Sleep Hygiene




What is sleep hygiene?

Sleep hygiene is the name given to the routines and practices that encourage good sleep. It involves getting your mind and body into a favourable state for sleep, and making the bedroom the best possible environment for sleeping in. Measures can be broadly divided into three categories - Measures can be broadly divided into three categories -


The sleep-wake phases are controlled by your internal body-clock, or circadian rhythm. This is a cycle that runs for 24 hours a day (‘circa’ is Latin for round and ‘dia’ is day). Certain practices reinforce this rhythm, allowing sleep and wake to be promoted at appropriate times. Promoting the wake phase during the day encourages the sleep phase to occur more naturally at night. This can be done by:

  • Keep a fixed wake up time and do not vary it by more than one hour at weekends.
  • Spend the initial waking part of the day outside or in bright light
  • Take regular moderate exercise during the day

Sleep preparation

This is getting your mind and body into the right state for sleep:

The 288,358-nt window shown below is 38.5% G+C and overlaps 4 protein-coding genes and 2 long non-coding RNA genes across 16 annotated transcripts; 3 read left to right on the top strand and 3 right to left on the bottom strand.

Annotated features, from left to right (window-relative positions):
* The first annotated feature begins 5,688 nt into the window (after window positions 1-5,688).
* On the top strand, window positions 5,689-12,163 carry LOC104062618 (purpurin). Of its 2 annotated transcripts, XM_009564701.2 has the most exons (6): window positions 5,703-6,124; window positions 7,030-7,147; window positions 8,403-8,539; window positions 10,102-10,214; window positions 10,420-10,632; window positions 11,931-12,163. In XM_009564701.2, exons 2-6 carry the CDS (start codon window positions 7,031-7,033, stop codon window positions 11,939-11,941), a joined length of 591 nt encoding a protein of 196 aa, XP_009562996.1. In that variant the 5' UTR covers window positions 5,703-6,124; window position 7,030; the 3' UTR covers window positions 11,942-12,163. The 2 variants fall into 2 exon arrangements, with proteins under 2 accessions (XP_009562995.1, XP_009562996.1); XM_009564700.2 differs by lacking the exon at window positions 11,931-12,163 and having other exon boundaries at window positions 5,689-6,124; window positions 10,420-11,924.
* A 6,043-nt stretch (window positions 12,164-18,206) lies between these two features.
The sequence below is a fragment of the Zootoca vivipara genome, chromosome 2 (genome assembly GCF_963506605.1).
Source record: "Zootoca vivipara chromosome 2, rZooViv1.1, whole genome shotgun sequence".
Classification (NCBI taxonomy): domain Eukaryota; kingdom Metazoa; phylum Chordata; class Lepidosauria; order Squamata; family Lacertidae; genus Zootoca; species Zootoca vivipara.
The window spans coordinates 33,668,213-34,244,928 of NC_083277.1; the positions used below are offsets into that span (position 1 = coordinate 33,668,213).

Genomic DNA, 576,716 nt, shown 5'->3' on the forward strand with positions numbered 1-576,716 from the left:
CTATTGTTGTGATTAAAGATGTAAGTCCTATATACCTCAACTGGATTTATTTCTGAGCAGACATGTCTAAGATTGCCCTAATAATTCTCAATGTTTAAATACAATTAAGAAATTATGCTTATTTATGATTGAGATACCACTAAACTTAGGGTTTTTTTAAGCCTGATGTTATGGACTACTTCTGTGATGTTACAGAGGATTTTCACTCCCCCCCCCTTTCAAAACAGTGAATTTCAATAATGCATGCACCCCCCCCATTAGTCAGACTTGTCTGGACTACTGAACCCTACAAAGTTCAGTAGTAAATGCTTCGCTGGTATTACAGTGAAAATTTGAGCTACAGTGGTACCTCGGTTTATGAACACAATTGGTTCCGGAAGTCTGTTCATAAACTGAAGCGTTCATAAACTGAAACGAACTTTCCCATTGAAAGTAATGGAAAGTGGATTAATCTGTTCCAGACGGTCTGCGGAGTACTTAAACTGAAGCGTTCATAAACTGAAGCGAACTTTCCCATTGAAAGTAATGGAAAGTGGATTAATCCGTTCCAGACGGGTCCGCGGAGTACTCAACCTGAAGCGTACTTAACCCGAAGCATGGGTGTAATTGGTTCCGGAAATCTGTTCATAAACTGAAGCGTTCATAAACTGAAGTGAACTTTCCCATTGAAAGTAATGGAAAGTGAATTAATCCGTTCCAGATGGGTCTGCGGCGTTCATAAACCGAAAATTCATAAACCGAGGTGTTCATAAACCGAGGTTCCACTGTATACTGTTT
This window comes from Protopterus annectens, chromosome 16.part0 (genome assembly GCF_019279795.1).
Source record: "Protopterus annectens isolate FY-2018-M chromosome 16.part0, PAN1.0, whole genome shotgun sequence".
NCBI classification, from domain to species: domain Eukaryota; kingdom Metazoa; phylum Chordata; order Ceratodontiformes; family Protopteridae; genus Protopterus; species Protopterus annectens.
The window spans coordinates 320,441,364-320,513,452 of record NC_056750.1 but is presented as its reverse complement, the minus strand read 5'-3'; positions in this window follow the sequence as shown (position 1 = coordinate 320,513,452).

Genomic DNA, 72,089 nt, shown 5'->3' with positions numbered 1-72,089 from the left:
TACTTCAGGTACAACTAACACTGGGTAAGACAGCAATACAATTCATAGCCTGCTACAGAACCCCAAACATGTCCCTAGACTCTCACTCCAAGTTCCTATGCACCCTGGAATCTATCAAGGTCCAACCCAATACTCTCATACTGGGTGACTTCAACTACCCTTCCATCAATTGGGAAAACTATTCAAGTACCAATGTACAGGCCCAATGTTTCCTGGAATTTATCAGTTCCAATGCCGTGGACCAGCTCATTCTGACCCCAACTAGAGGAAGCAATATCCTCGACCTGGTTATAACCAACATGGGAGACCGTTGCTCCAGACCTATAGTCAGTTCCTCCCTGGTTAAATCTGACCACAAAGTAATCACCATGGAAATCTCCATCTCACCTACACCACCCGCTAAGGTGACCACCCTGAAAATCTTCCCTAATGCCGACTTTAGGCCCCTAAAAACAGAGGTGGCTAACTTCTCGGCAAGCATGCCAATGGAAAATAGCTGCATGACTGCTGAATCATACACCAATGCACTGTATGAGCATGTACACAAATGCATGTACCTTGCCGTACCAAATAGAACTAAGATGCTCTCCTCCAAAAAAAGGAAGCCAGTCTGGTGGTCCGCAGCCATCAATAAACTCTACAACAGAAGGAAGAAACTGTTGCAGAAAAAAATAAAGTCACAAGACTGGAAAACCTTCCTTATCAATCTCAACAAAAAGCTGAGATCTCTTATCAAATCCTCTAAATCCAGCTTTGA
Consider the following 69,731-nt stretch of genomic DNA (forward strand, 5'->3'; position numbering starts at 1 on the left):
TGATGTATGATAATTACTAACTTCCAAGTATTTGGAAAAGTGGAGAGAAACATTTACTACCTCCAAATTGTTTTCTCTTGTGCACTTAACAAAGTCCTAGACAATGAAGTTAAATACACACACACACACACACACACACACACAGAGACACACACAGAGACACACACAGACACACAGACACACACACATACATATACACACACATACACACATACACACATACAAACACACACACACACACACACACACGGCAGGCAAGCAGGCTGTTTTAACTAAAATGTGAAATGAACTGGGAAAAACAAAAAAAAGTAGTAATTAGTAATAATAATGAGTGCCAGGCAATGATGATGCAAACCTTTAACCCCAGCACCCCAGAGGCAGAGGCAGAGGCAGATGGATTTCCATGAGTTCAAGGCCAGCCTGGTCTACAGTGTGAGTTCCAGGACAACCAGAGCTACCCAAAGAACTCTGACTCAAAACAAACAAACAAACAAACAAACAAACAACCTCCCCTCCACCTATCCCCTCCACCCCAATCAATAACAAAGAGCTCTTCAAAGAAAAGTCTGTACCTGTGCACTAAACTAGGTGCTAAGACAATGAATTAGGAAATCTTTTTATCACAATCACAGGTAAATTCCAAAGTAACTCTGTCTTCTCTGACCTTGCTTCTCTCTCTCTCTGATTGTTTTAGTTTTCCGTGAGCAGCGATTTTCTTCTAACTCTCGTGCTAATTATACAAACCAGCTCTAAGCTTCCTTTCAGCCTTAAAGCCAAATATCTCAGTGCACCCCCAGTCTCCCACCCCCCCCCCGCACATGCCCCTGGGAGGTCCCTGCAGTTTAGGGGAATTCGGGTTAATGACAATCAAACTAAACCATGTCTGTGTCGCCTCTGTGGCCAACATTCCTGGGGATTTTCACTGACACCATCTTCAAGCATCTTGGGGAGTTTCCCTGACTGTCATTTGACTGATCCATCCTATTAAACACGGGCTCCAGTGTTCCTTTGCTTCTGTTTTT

• Avoid stimulants such as caffeine and nicotine in the evenings
  • Avoid alcohol – alcohol may sometimes reduce the time it takes to fall asleep, but it often leads to fragmented sleep. It also reduces the time spent in REM sleep which can affect emotion regulation during the day.
  • Use dim lights in the evening. Warmer toned lights do not promote the wake-phase of the circadian rhythm in the same way as cooler daylight tones.
  • Reduce screentime before bed for the same reason.
  • It’s important to try and turn your mind off before getting into bed. Avoid stressors such as work emails, or difficult family chats. If thoughts are chasing themselves around inside your head it can be helpful to write them down in a list as a way of acknowledging that they are important things, that need thinking about, but not at this time.
  • Mindfulness techniques can assist with relaxation and can be delivered by apps such as Headspace or Calm
  • If sleep onset is delayed, then avoid ‘trying’ to sleep. A more productive course of action is to find a relaxing and distracting activity, such as reading, and wait for the urge to sleep to naturally return.

The sleeping environment

How to make your bedroom the best environment to sleep in:

  • Keep your bedroom cool. The transition from the wake-phase of your circadian cycle to the sleep-phase, is marked by a drop in your core body temperature, so keeping your bedroom cool can help with this.
  • Pets should be discouraged from sleeping on beds.
  • The association of the bed meaning sleep should be strengthened by only using the bed for this purpose. Try to avoid spending time reading, relaxing, or watching films on the bed during the day

Information provided by The Better Sleep Clinic